The Urgency of MFA: Lessons from the Change Healthcare Cyberattack

Information released from the Change Healthcare ransomware attack in February 2024 reveals the absence of Multi-Factor Authentication on a remote-access tool that attackers used to gain access to the company's systems.


After the ransomware-related outage brought crucial healthcare reimbursement systems to a halt for providers across the country in late February 2024, all eyes were trained on the high-stakes investigation that followed.

The outage, which left providers and pharmacies unable to use their claims processing and reimbursement platform for more than three weeks in February and March, has been traced to an attack by BlackCat/ALPHV Ransomware Group. The attackers crippled Change Healthcare's systems, demanding a multi-million dollar ransom in exchange for the safe return of files and the restoration of system access.


The Cost of Security Negligence in Healthcare

Between the lengthy system outage impacting millions of transactions, incident response and recovery costs, and a ransom payment, Change Healthcare's parent company UnitedHealth Group has admitted that the cost of the attack will likely exceed $1 Billion. In further reports, UHG revealed the first quarter total impact reached $870 Million, with approximately $595 Million being direct costs from the system outage & restoration period (WSJ Cybersecurity)

CSO Online reports that cryptocurrency transaction evidence reveals UHG paid the $22 Million ransom, but UnitedHealth Group admitted on April 22 that Protected Health Information (PHI) and Personally Identifiable Information (PII) were still exposed in the attack. 

Apart from the direct costs to UnitedHealth Group, the impact to individuals is significant. UHG reports that the exposed files containing PHI & PII "could cover a substantial proportion of people in America", and that it will likely take several months before impacted individuals can be identified and notified of their exposed data.

As the US Department of Health & Human Services (DHHS) investigated the breach, Congressional hearings began in April with calls to mandate baseline security standards for organizations within the healthcare sector as a result of the national security risk posed by breaches of far-reaching, interconnected healthcare systems like that of Change Healthcare.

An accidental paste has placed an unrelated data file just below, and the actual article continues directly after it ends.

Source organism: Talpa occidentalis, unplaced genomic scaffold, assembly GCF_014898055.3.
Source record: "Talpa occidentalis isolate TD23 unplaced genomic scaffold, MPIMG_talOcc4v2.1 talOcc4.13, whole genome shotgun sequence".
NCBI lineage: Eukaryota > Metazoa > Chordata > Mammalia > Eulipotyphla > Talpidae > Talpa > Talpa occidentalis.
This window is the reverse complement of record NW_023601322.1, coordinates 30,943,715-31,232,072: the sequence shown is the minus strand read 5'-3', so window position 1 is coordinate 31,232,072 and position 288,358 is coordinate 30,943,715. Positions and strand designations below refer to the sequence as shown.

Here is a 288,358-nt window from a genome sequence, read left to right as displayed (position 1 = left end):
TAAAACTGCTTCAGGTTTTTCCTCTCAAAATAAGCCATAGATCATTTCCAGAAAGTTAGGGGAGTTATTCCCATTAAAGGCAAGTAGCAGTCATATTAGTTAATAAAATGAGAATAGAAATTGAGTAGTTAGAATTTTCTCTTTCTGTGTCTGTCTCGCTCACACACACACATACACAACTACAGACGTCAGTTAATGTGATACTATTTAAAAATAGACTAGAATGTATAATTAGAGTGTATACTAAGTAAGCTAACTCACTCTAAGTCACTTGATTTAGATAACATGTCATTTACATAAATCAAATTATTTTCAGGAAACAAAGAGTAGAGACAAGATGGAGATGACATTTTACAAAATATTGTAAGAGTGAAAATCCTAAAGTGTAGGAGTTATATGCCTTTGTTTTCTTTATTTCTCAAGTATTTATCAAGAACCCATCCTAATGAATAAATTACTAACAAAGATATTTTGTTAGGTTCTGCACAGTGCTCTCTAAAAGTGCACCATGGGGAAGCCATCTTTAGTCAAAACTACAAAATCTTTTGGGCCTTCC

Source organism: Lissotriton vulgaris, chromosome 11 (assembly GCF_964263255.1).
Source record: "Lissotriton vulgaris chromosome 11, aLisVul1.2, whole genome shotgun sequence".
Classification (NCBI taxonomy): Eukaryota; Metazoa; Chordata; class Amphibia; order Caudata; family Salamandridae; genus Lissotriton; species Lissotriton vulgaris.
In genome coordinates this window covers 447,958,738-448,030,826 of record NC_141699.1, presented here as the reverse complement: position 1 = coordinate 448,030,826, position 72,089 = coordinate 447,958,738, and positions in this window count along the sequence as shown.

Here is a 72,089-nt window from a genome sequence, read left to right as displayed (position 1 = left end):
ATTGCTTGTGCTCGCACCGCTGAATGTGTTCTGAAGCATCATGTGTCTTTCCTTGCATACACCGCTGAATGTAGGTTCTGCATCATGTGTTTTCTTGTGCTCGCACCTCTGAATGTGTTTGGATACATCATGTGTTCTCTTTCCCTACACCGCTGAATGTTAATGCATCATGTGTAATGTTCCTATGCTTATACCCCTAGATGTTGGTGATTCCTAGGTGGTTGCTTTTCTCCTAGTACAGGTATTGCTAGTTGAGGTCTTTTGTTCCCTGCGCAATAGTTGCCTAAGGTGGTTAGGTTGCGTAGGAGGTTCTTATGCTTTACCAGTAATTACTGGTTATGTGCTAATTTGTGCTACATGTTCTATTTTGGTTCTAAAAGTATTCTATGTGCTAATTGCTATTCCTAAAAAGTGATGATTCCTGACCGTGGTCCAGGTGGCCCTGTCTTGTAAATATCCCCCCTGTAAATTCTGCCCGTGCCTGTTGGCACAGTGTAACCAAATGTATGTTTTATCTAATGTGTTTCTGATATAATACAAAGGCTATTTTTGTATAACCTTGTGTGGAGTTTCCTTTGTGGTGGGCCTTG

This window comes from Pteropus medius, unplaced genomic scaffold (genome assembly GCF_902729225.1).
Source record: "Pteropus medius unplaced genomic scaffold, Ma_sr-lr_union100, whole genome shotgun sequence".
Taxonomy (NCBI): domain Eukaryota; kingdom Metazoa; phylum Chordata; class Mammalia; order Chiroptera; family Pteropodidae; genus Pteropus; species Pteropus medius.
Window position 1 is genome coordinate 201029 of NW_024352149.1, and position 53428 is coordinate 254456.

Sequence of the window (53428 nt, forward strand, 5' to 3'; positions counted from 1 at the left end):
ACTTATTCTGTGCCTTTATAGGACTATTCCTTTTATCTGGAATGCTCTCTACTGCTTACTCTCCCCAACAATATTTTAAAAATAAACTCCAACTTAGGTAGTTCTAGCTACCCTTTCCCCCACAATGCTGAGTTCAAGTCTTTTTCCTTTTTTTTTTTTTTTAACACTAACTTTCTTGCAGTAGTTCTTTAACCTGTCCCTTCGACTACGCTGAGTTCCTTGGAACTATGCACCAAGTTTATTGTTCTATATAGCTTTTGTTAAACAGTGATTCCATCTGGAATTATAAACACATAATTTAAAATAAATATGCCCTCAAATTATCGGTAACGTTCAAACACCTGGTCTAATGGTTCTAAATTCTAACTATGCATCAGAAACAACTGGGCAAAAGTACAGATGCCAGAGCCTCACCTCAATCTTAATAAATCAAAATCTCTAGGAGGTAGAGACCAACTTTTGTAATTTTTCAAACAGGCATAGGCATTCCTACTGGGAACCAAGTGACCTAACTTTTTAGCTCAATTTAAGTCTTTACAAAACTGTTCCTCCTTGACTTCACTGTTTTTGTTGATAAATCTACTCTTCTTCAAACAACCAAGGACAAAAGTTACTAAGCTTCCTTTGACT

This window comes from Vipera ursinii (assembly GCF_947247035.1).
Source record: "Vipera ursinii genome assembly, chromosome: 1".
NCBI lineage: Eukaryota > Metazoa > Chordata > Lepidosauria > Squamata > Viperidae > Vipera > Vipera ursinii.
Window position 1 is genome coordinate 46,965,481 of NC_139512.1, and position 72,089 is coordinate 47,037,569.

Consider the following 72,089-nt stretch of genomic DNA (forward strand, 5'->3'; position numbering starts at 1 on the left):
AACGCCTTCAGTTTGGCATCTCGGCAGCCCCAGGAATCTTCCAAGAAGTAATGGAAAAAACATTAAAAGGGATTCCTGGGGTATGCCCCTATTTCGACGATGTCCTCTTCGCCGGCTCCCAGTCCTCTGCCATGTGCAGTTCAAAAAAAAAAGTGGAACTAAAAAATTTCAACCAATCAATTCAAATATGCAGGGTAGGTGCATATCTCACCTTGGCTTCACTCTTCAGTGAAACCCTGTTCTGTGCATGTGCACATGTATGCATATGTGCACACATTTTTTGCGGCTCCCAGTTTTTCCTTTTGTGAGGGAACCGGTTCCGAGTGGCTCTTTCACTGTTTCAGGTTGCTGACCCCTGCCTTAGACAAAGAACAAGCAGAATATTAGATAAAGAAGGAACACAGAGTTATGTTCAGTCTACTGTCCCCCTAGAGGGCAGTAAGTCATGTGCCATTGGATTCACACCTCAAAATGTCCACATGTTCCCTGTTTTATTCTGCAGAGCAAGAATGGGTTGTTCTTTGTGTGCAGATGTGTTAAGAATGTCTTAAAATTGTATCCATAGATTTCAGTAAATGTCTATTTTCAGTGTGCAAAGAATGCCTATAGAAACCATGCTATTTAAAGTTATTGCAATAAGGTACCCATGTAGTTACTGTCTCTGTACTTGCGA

Importance of Security Protections like MFA

Breach investigation reports now reveal that Multi-Factor Authentication protocols were absent on the remote access application in use within Change Healthcare's systems. Compromised user credentials, paired with the absence of a second authentication method, allowed attackers to use the remote access tool and quietly enter Change Healthcare's network undetected for more than a week before deploying the Ransomware attack.


"Deploying MFA is non-negotiable. It’s the front line in ensuring that users are who they claim to be.”

- Mark Allen, Head of Cybersecurity | CloudCoCo


MFA is not a silver bullet, and it's not the only cybersecurity tool that should be in use protecting your business network. Still, with 74% of all security breaches being traceable to a human element (including credential exposure), added security at the login level is becoming more than just a security best practice – it's a security necessity.


3 Key Takeaways for the Healthcare Industry

You've heard it before, we're sure, but it's true – healthcare is a top target for cyberattacks, whether you're a small, rural facility or a national provider. 

In 2022, Healthcare was identified as the most-breached industry by Kroll's Data Breach Outlook report. The reason? Not only is the payout lucrative for attackers if they succeed at obtaining PHI & PII, but the attack execution can often be easy. Kroll's 2023 report revealed that 28% of healthcare organizations still only invest in basic security protections, like monitoring. That makes for an easy breach from an attacker's perspective.

Three takeaways from the Change Healthcare attack and industry vulnerabilities it revealed include:

  1. Importance of Cyber Defense
    As a primary target, it's time to stop leaving the door open for attackers. Proactive protective measures strengthen your IT systems and help close the gaps that attackers seek out when preparing an attack.

  2. Limiting Human Error Through Security Awareness Training
    MFA may have been the smoking gun for this incident, but it was the stolen employee credentials that emblazoned the attack group to attempt access to the systems. Something as simple as a phishing email mistake or the reuse of a password could have allowed the employee's credentials to enter the hands of the attackers. With an emphasis on security awareness and employee responsibility, human error-related exposures can be significantly decreased.

  3. Necessity of Business Continuity & Disaster Recovery Planning
    In the event that an attacker does find a way in, your ability to detect a breach and respond with resilience is dependent on your preparedness. Business Continuity should be a primary strategic focus long before you are faced with a cyber incident. 


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The risks are high and the impact can be devastating if your organization falls victim to a large attack. If you need help prioritizing security within your healthcare IT strategy, Five Nines can help. Contact us today to collaborate with one of our experts.